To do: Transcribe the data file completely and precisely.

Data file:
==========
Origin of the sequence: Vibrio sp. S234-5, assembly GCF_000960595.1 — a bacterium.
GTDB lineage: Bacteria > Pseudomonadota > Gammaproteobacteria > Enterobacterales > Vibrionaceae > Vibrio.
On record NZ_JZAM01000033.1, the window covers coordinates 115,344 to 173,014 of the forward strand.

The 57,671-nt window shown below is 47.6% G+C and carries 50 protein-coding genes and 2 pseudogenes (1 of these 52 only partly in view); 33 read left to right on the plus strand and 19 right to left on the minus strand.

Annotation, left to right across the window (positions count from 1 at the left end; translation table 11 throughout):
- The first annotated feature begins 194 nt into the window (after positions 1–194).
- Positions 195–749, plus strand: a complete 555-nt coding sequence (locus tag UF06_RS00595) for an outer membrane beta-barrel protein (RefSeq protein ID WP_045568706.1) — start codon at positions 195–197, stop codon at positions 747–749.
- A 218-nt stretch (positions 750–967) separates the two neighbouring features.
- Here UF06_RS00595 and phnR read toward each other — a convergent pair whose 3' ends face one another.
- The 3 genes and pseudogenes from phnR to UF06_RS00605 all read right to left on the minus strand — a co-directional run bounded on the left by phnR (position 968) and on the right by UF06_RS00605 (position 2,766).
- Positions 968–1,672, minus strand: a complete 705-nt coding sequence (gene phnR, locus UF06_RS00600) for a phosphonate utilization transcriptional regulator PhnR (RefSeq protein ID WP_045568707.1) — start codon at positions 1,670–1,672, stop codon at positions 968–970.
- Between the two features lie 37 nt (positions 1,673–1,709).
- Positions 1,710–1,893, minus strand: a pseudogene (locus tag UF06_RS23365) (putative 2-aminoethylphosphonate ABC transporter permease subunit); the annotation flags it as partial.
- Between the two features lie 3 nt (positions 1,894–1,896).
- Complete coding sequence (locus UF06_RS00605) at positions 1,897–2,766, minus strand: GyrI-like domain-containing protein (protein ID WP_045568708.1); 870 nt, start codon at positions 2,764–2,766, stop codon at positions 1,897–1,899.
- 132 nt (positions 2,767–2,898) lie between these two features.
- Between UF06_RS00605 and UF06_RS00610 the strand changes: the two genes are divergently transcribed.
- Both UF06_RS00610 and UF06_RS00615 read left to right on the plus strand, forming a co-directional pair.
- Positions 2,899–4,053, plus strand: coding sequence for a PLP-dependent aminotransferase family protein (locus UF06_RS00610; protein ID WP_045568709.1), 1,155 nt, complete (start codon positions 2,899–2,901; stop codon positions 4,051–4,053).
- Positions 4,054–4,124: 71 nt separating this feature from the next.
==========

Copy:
Origin of the sequence: Vibrio sp. S234-5, assembly GCF_000960595.1 — a bacterium.
GTDB lineage: Bacteria > Pseudomonadota > Gammaproteobacteria > Enterobacterales > Vibrionaceae > Vibrio.
On record NZ_JZAM01000033.1, the window covers coordinates 115,344 to 173,014 of the forward strand.

The 57,671-nt window shown below is 47.6% G+C and carries 50 protein-coding genes and 2 pseudogenes (1 of these 52 only partly in view); 33 read left to right on the plus strand and 19 right to left on the minus strand.

Annotation, left to right across the window (positions count from 1 at the left end; translation table 11 throughout):
- The first annotated feature begins 194 nt into the window (after positions 1–194).
- Positions 195–749, plus strand: a complete 555-nt coding sequence (locus tag UF06_RS00595) for an outer membrane beta-barrel protein (RefSeq protein ID WP_045568706.1) — start codon at positions 195–197, stop codon at positions 747–749.
- A 218-nt stretch (positions 750–967) separates the two neighbouring features.
- Here UF06_RS00595 and phnR read toward each other — a convergent pair whose 3' ends face one another.
- The 3 genes and pseudogenes from phnR to UF06_RS00605 all read right to left on the minus strand — a co-directional run bounded on the left by phnR (position 968) and on the right by UF06_RS00605 (position 2,766).
- Positions 968–1,672, minus strand: a complete 705-nt coding sequence (gene phnR, locus UF06_RS00600) for a phosphonate utilization transcriptional regulator PhnR (RefSeq protein ID WP_045568707.1) — start codon at positions 1,670–1,672, stop codon at positions 968–970.
- Between the two features lie 37 nt (positions 1,673–1,709).
- Positions 1,710–1,893, minus strand: a pseudogene (locus tag UF06_RS23365) (putative 2-aminoethylphosphonate ABC transporter permease subunit); the annotation flags it as partial.
- Between the two features lie 3 nt (positions 1,894–1,896).
- Complete coding sequence (locus UF06_RS00605) at positions 1,897–2,766, minus strand: GyrI-like domain-containing protein (protein ID WP_045568708.1); 870 nt, start codon at positions 2,764–2,766, stop codon at positions 1,897–1,899.
- 132 nt (positions 2,767–2,898) lie between these two features.
- Between UF06_RS00605 and UF06_RS00610 the strand changes: the two genes are divergently transcribed.
- Both UF06_RS00610 and UF06_RS00615 read left to right on the plus strand, forming a co-directional pair.
- Positions 2,899–4,053, plus strand: coding sequence for a PLP-dependent aminotransferase family protein (locus UF06_RS00610; protein ID WP_045568709.1), 1,155 nt, complete (start codon positions 2,899–2,901; stop codon positions 4,051–4,053).
- Positions 4,054–4,124: 71 nt separating this feature from the next.